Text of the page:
Obesity has reached epidemic proportions, contributing to similar increases in type 2 diabetes mellitus and its
multiple co-morbidities, accounting for immense expense, suffering, and early mortality. Modification of diet
and lifestyle, while effective for acute weight loss, is not durable, and bariatric surgery, while effective for
morbid obesity, is not scalable for this need. Therefore, new safe and effective pharmacotherapies for obesity
are needed. This proposal is responsive to PAR-16-374 soliciting assays for discovery of such therapeutics.
Our OBJECTIVE is to identify molecules with activity as positive allosteric modulators (PAMs) of the type 1
cholecystokinin receptor (CCK1R) that do not exhibit intrinsic agonist activity and that can be safe and effective
across the full spectrum of potential patients, from those tending to gain weight to the morbidly obese with
metabolic syndrome. This type of drug does not now exist. It would increase signaling responses to
endogenous hormone released after a meal, when a greater biological response can enhance satiety, while
overcoming side effects and potential toxicity caused by full agonists. It would also have the unique property of
correcting a defect in stimulus-activity coupling now recognized to be present in a subset of these patients.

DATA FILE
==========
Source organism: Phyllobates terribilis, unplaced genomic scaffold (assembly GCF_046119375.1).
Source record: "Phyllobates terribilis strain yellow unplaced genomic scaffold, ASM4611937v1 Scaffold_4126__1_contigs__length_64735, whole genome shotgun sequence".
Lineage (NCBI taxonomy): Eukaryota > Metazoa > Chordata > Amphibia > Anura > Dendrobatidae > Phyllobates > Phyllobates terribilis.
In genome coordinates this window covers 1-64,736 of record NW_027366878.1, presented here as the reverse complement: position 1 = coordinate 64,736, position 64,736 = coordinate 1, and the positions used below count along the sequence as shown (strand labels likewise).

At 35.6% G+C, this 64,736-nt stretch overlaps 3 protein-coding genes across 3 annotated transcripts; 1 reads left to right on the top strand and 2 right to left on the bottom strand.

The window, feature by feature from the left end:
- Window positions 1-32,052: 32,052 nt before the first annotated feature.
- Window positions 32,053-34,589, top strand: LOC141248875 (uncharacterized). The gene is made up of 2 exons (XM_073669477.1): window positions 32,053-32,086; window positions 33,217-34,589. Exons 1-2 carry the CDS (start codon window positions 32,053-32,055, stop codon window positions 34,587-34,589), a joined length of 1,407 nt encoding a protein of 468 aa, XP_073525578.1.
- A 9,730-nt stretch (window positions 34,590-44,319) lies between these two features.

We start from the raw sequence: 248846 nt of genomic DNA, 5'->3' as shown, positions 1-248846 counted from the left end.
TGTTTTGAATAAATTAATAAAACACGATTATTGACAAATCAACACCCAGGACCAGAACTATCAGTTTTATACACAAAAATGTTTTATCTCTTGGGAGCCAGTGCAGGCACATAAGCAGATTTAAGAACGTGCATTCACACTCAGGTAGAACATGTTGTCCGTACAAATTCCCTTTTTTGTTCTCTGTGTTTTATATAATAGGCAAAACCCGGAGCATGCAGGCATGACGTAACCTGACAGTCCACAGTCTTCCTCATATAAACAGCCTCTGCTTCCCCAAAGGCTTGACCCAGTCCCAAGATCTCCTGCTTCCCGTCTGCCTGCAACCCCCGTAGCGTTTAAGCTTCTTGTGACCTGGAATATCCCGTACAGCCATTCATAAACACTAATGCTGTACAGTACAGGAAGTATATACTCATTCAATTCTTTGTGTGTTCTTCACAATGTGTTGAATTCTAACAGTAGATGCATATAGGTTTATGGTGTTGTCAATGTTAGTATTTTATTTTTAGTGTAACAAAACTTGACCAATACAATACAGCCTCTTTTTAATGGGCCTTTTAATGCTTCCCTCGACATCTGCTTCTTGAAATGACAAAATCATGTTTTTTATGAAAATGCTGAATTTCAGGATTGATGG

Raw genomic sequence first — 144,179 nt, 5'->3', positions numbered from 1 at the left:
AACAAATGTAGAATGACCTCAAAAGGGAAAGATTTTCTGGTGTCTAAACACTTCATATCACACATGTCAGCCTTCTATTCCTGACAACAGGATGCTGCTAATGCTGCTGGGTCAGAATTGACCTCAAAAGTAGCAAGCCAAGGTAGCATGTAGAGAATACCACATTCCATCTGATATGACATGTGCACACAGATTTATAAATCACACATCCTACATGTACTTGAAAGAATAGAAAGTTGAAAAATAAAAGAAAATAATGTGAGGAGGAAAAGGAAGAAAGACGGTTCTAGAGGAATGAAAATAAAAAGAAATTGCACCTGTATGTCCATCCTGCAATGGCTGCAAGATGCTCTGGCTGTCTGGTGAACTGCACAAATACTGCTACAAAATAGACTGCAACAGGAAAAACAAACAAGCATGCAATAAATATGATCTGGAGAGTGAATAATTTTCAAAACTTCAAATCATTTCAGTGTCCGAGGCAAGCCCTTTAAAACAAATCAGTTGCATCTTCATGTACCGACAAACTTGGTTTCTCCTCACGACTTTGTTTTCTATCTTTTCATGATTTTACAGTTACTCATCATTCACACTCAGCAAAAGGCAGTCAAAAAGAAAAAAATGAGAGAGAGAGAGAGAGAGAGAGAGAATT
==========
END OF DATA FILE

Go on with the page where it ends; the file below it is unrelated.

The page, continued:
Sequential dual screening strategies will be directed toward the natural wild type (WT) CCK1R, as well as this
receptor in an abnormal conformation induced by elevated cholesterol in the membrane, with the latter
mimicked by a CCK1R mutant. Enhancing and/or recalibrating CCK1R to be normally responsive to CCK in
these settings could accentuate the hormonal effect on satiety in a gentle and safe manner. This represents a
partnership between Dr. Miller at Mayo Clinic, with expertise in molecular pharmacology of CCK1R, and Dr.
Sergienko at Sanford Burnham Prebys, with expertise in high throughput screening (HTS) and chemical
genomics. There are 3 specific AIMS: (i) Primary HTS of a small molecule library using intracellular calcium
response assays in CHO cells expressing WT CCK1R, performed in two modes to examine (a) intrinsic agonist
activity and (b) PAM activity that enhances the responsiveness to CCK. Hits will be confirmed in orthogonal IP-
1 assays and counter-screened using parental CHO cells; (ii) Hit validation and functional profiling will be
performed using analogous assays with CHO cells expressing a mutant CCK1R that mimics the abnormal
conformation of this receptor in a high cholesterol environment. Also, assays will be performed to ensure that
compounds do not stimulate CCK1R internalization, interfere with natural hormone binding and biological
activity, or cause cytotoxicity; and (iii) Lead identification and functional characterization will be performed
using a neuronal cell line that naturally expresses a physiologic density of CCK1R, CHP212 cells, to ensure
absence of intrinsic agonist and trophic activity, and to reconfirm ability to enhance the responses to CCK.
Other characterization will include studying effects on CCK-58, and those at CCK1R from various species and
on CCK2R, as well as a panel of GPCRs, and a broad survey of signaling responses and ADME/Tox assays.